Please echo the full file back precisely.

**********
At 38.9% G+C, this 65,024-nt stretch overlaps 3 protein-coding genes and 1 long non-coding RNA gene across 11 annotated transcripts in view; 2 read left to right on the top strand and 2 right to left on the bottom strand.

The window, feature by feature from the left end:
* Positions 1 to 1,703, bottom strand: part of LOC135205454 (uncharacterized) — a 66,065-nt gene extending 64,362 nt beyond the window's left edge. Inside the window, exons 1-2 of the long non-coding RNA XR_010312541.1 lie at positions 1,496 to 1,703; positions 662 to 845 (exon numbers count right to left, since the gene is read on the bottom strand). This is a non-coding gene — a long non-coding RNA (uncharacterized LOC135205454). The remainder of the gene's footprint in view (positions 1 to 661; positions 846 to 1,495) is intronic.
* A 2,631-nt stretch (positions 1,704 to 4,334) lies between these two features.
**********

At 38.9% G+C, this 65,024-nt stretch overlaps 3 protein-coding genes and 1 long non-coding RNA gene across 11 annotated transcripts in view; 2 read left to right on the top strand and 2 right to left on the bottom strand.

The window, feature by feature from the left end:
* Positions 1 to 1,703, bottom strand: part of LOC135205454 (uncharacterized) — a 66,065-nt gene extending 64,362 nt beyond the window's left edge. Inside the window, exons 1-2 of the long non-coding RNA XR_010312541.1 lie at positions 1,496 to 1,703; positions 662 to 845 (exon numbers count right to left, since the gene is read on the bottom strand). This is a non-coding gene — a long non-coding RNA (uncharacterized LOC135205454). The remainder of the gene's footprint in view (positions 1 to 661; positions 846 to 1,495) is intronic.
* A 2,631-nt stretch (positions 1,704 to 4,334) lies between these two features.